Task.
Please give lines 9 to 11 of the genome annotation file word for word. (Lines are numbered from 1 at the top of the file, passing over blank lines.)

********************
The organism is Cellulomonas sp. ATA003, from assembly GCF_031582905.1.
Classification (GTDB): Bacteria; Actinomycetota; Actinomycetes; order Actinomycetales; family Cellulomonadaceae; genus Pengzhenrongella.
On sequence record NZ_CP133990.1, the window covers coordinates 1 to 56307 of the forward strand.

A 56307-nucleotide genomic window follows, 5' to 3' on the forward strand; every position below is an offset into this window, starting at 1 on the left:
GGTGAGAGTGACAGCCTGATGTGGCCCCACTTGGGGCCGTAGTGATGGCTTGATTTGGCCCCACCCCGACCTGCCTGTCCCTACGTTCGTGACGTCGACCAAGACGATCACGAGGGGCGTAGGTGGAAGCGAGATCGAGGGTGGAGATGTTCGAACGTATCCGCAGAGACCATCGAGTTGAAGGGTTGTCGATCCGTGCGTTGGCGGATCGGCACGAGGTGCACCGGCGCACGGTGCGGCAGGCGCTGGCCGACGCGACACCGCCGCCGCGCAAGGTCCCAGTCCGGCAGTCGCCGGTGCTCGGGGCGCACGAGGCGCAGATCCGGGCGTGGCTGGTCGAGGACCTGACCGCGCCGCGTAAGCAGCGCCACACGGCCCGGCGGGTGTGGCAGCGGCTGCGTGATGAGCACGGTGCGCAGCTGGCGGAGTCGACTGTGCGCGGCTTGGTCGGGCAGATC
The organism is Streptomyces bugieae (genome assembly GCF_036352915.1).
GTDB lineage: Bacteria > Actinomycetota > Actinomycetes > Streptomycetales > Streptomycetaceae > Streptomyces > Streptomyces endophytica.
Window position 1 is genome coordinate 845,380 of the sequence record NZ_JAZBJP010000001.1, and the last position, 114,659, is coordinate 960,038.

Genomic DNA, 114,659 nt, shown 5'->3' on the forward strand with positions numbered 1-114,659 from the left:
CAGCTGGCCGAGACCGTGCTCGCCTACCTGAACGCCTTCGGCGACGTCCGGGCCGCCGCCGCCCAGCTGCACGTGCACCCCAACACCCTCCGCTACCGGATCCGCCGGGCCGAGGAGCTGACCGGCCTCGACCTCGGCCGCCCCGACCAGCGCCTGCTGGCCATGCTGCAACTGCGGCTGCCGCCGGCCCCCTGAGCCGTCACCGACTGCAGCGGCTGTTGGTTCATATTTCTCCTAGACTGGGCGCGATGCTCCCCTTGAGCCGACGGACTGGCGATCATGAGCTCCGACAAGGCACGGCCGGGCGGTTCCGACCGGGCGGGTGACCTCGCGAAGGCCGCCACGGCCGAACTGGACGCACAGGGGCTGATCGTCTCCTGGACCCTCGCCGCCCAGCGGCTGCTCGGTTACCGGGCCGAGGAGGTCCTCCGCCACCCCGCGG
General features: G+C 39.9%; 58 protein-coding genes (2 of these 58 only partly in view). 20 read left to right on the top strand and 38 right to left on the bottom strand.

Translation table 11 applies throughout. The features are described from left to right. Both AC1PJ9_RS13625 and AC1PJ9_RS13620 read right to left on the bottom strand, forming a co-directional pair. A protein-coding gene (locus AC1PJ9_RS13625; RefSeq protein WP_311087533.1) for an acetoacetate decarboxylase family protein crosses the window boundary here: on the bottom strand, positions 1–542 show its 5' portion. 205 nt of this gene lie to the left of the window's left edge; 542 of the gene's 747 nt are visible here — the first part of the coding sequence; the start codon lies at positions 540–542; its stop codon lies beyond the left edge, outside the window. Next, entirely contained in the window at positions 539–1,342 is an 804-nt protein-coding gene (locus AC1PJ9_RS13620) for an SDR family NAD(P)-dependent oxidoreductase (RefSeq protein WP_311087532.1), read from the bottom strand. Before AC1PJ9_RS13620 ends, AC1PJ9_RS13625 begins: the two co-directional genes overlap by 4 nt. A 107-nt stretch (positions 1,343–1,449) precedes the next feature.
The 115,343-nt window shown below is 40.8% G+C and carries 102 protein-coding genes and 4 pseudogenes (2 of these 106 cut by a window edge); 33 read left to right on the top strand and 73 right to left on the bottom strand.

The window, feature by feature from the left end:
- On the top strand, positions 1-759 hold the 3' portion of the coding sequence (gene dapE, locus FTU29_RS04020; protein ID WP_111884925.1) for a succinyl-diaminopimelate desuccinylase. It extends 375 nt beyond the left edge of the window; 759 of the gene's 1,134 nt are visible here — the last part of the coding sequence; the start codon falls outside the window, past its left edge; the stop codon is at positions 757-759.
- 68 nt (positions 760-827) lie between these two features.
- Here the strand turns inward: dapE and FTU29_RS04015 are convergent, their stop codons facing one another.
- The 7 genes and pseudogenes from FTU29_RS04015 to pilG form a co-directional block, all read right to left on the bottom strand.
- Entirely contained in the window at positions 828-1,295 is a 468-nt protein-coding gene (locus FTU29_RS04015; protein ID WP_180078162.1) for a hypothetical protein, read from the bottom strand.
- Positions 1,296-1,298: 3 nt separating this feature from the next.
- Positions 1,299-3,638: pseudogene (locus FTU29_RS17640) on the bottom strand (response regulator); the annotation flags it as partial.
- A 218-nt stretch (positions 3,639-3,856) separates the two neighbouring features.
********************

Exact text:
Genomic DNA, 114,659 nt, shown 5'->3' on the forward strand with positions numbered 1-114,659 from the left:
CAGCTGGCCGAGACCGTGCTCGCCTACCTGAACGCCTTCGGCGACGTCCGGGCCGCCGCCGCCCAGCTGCACGTGCACCCCAACACCCTCCGCTACCGGATCCGCCGGGCCGAGGAGCTGACCGGCCTCGACCTCGGCCGCCCCGACCAGCGCCTGCTGGCCATGCTGCAACTGCGGCTGCCGCCGGCCCCCTGAGCCGTCACCGACTGCAGCGGCTGTTGGTTCATATTTCTCCTAGACTGGGCGCGATGCTCCCCTTGAGCCGACGGACTGGCGATCATGAGCTCCGACAAGGCACGGCCGGGCGGTTCCGACCGGGCGGGTGACCTCGCGAAGGCCGCCACGGCCGAACTGGACGCACAGGGGCTGATCGTCTCCTGGACCCTCGCCGCCCAGCGGCTGCTCGGTTACCGGGCCGAGGAGGTCCTCCGCCACCCCGCGG
General features: G+C 39.9%; 58 protein-coding genes (2 of these 58 only partly in view). 20 read left to right on the top strand and 38 right to left on the bottom strand.